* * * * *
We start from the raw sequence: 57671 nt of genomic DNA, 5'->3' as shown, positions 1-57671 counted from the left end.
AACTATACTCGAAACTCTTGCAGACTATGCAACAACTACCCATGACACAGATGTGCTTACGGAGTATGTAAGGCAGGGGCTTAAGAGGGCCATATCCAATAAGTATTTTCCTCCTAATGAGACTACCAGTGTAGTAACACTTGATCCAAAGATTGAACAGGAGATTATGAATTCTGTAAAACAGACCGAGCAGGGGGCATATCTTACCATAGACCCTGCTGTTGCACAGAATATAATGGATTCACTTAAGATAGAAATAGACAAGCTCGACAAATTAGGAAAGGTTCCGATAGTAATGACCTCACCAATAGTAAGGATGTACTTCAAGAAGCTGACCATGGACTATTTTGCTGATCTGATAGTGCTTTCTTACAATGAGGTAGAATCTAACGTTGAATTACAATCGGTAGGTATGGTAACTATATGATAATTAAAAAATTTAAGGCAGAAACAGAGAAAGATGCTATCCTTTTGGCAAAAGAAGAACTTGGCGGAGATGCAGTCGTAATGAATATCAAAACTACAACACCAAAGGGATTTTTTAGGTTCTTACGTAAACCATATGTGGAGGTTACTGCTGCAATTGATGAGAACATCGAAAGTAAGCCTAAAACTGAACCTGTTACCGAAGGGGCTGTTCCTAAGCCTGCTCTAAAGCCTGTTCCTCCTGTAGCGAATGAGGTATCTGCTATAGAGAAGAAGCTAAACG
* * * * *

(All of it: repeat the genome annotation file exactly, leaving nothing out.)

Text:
We start from the raw sequence: 57671 nt of genomic DNA, 5'->3' as shown, positions 1-57671 counted from the left end.
AACTATACTCGAAACTCTTGCAGACTATGCAACAACTACCCATGACACAGATGTGCTTACGGAGTATGTAAGGCAGGGGCTTAAGAGGGCCATATCCAATAAGTATTTTCCTCCTAATGAGACTACCAGTGTAGTAACACTTGATCCAAAGATTGAACAGGAGATTATGAATTCTGTAAAACAGACCGAGCAGGGGGCATATCTTACCATAGACCCTGCTGTTGCACAGAATATAATGGATTCACTTAAGATAGAAATAGACAAGCTCGACAAATTAGGAAAGGTTCCGATAGTAATGACCTCACCAATAGTAAGGATGTACTTCAAGAAGCTGACCATGGACTATTTTGCTGATCTGATAGTGCTTTCTTACAATGAGGTAGAATCTAACGTTGAATTACAATCGGTAGGTATGGTAACTATATGATAATTAAAAAATTTAAGGCAGAAACAGAGAAAGATGCTATCCTTTTGGCAAAAGAAGAACTTGGCGGAGATGCAGTCGTAATGAATATCAAAACTACAACACCAAAGGGATTTTTTAGGTTCTTACGTAAACCATATGTGGAGGTTACTGCTGCAATTGATGAGAACATCGAAAGTAAGCCTAAAACTGAACCTGTTACCGAAGGGGCTGTTCCTAAGCCTGCTCTAAAGCCTGTTCCTCCTGTAGCGAATGAGGTATCTGCTATAGAGAAGAAGCTAAACG